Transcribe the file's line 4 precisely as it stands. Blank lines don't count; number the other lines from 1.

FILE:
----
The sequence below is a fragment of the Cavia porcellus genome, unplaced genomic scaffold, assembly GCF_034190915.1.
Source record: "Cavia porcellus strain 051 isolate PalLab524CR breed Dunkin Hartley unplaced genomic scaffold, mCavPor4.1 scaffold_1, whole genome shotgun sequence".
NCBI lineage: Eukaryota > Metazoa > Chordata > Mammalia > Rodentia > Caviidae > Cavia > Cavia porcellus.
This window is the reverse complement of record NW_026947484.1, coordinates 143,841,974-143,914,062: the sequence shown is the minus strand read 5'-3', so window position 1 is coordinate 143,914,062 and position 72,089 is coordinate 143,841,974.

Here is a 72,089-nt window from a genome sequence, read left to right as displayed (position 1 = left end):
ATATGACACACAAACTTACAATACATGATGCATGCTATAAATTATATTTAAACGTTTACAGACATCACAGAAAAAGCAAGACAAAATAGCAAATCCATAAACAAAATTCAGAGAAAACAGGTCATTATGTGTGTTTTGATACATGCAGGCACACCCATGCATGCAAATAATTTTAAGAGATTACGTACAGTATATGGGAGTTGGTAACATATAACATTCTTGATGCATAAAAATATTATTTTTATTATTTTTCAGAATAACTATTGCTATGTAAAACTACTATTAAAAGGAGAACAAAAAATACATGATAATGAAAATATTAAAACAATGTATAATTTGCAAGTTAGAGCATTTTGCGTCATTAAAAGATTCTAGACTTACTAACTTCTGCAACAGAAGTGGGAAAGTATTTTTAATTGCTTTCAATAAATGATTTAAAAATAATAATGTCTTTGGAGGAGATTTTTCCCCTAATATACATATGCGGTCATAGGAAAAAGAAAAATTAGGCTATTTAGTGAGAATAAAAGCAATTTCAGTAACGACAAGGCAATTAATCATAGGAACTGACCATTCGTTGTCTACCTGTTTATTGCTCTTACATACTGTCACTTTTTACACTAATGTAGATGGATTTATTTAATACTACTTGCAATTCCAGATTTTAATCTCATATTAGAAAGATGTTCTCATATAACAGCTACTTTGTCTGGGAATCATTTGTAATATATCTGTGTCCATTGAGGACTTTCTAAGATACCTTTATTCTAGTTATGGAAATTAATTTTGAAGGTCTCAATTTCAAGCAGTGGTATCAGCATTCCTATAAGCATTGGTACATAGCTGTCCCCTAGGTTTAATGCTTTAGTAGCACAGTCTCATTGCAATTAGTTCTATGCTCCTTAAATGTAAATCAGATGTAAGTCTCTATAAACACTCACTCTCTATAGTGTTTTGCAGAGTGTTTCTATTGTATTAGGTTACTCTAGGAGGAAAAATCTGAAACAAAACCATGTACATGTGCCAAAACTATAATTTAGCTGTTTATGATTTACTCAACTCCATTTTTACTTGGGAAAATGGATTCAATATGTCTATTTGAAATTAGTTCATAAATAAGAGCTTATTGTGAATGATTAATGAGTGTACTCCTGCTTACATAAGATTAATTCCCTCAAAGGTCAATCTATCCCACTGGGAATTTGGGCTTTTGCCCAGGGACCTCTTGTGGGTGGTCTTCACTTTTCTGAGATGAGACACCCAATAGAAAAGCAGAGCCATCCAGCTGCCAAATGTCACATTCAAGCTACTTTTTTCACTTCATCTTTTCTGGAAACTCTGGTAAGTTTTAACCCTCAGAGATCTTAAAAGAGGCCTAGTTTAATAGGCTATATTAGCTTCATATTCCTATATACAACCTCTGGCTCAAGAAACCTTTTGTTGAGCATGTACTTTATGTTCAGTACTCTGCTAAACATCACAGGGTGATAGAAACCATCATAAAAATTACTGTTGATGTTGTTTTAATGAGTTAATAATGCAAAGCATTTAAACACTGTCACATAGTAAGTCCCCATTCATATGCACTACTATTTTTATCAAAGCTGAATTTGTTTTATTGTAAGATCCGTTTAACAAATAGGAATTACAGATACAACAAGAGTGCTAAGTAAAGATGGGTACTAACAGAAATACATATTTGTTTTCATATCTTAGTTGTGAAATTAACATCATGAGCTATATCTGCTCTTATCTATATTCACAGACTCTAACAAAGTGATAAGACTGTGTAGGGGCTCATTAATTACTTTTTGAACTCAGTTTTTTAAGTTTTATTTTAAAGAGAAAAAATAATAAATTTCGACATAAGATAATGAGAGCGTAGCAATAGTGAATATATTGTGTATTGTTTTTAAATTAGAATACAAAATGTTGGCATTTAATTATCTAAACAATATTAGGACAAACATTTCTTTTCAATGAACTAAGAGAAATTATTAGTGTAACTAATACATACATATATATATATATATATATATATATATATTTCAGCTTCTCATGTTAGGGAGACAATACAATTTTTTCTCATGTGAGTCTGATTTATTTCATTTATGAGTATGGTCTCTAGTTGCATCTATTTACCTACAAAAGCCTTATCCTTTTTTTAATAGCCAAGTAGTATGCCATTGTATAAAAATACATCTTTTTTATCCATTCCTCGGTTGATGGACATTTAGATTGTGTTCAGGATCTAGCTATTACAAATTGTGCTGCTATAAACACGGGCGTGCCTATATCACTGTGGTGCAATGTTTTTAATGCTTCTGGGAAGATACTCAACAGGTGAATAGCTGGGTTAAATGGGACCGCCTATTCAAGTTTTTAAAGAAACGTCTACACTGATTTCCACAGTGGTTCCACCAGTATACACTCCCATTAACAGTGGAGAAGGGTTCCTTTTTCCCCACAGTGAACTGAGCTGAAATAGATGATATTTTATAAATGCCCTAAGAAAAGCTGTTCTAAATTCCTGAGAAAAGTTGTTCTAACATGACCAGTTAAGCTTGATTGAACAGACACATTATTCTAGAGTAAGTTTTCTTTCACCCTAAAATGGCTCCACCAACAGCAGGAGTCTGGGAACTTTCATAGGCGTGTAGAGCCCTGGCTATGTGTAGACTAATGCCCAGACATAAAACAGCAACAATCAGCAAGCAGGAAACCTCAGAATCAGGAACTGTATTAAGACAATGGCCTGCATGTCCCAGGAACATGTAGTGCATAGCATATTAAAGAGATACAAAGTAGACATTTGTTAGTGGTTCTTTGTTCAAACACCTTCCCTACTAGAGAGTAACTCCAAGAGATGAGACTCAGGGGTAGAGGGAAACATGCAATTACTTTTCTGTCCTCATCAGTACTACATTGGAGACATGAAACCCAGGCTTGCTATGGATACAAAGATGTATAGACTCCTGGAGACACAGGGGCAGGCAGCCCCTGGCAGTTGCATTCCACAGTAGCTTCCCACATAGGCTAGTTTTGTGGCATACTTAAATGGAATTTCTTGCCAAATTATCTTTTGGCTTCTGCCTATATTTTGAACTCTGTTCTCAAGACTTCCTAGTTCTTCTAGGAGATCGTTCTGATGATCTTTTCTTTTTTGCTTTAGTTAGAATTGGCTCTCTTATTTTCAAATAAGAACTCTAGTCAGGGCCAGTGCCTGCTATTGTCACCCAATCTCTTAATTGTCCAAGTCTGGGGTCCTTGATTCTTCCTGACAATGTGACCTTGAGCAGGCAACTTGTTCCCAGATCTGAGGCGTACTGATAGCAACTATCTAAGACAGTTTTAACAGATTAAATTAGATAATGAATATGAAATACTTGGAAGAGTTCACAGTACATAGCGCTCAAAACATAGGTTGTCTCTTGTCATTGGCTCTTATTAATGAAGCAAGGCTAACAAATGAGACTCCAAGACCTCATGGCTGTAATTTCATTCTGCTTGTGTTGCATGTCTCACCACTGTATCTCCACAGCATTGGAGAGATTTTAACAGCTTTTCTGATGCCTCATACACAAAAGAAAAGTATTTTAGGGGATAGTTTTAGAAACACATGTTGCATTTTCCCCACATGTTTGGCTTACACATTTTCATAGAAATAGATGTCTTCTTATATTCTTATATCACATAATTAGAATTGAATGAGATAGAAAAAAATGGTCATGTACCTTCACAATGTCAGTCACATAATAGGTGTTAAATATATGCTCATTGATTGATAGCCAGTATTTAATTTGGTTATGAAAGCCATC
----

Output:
This window is the reverse complement of record NW_026947484.1, coordinates 143,841,974-143,914,062: the sequence shown is the minus strand read 5'-3', so window position 1 is coordinate 143,914,062 and position 72,089 is coordinate 143,841,974.